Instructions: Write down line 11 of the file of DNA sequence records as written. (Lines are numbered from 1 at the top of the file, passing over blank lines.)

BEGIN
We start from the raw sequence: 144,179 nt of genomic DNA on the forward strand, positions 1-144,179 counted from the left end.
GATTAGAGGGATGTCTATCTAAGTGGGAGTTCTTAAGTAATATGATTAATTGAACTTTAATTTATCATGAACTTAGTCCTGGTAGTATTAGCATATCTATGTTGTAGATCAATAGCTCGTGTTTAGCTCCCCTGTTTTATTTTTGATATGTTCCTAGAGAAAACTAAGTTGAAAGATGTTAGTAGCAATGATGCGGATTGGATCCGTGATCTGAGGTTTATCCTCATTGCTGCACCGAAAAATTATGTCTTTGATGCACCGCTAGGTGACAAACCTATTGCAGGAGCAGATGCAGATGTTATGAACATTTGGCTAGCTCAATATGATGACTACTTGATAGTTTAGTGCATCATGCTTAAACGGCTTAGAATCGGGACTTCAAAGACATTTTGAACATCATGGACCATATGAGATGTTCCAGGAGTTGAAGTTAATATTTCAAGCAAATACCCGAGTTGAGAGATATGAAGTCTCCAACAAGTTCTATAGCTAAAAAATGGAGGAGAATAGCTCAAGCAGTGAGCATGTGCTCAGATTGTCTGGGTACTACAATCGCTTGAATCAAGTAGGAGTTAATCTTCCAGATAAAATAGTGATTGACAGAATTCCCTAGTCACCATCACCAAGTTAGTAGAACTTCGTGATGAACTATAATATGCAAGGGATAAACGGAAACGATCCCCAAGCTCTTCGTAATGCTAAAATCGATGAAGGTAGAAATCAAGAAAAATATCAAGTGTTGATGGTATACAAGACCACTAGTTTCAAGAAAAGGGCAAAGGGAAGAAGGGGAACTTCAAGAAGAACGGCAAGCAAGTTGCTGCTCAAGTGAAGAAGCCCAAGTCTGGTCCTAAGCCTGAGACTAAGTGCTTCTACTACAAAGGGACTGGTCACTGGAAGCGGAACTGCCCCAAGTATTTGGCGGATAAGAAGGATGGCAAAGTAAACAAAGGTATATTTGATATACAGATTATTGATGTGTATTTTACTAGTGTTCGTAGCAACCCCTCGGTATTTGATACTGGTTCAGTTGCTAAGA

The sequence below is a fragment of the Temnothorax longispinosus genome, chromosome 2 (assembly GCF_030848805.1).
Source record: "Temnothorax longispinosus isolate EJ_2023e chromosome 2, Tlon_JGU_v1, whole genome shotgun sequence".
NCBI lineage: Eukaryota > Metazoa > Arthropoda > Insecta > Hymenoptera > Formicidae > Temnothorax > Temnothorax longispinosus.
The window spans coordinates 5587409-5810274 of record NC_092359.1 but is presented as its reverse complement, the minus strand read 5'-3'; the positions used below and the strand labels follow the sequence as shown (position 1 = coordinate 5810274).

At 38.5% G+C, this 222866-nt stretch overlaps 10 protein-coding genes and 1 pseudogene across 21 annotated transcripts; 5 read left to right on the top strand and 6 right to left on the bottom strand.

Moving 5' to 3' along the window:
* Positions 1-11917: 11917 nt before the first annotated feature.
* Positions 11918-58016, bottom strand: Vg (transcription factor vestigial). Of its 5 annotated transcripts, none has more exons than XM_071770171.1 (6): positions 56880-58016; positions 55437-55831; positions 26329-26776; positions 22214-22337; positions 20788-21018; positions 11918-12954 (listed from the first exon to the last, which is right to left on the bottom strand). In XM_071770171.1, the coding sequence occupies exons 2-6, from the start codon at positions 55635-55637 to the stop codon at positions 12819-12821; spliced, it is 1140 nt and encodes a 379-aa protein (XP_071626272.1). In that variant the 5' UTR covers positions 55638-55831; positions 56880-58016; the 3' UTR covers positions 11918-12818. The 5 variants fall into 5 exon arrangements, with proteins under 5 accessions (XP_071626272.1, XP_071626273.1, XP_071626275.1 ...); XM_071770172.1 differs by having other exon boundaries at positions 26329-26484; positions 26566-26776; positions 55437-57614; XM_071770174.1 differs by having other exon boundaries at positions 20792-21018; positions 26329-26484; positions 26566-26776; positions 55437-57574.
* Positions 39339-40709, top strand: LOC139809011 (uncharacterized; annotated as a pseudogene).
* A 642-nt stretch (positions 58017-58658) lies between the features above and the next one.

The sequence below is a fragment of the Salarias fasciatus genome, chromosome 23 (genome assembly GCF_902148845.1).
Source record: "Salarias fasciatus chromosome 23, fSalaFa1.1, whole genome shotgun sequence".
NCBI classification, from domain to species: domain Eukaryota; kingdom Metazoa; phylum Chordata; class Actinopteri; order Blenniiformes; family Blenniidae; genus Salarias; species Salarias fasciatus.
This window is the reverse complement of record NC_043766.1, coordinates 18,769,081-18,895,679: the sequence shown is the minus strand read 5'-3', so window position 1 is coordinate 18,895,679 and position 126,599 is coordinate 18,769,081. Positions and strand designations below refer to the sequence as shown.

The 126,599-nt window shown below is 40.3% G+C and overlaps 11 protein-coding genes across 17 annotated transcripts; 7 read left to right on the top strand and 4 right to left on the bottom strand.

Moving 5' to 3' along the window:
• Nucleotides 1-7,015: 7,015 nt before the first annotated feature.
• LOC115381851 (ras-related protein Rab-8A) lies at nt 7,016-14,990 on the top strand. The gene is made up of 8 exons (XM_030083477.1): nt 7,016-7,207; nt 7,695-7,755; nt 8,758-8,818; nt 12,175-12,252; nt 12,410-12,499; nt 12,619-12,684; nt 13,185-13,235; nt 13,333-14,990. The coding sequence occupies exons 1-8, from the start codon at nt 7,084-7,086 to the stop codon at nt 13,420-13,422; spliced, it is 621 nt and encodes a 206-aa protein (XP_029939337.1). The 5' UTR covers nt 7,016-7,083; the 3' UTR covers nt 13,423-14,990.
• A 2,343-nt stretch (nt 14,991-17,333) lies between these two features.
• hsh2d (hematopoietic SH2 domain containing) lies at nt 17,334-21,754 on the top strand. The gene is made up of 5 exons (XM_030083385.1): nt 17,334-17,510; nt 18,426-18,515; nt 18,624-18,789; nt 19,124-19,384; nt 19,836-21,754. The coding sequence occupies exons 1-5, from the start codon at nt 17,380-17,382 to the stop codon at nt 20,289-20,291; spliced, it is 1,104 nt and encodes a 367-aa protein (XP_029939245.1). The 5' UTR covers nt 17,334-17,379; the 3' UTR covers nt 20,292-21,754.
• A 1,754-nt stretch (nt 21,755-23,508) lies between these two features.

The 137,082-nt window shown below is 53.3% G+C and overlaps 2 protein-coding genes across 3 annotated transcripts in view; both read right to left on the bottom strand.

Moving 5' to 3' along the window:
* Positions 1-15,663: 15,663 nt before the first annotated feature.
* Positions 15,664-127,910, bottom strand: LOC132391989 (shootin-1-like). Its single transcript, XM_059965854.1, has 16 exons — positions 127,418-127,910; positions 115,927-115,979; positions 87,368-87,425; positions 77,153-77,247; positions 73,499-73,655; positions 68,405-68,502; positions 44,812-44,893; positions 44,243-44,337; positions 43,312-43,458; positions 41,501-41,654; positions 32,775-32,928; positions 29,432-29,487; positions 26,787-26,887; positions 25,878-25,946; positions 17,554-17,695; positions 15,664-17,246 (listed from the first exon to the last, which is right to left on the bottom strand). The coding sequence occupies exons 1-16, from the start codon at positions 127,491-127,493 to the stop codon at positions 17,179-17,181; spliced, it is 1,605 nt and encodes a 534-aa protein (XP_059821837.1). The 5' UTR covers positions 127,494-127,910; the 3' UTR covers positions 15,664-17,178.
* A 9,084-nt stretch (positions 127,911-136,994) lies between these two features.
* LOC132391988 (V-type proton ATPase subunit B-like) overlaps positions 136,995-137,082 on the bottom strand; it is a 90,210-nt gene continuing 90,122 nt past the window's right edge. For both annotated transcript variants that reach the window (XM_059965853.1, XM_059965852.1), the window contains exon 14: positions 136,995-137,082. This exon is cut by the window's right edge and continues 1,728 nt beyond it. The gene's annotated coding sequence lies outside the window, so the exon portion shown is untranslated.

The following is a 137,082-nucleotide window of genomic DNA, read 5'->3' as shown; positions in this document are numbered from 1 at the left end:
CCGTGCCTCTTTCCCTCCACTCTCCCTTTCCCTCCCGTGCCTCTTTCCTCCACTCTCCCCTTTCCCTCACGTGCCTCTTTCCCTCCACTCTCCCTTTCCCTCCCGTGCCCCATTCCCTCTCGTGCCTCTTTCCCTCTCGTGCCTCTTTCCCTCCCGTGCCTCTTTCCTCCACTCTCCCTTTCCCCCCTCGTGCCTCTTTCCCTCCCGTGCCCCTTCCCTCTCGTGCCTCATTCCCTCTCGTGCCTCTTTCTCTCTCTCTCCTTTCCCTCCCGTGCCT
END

* Positions 39339-40709, top strand: LOC139809011 (uncharacterized; annotated as a pseudogene).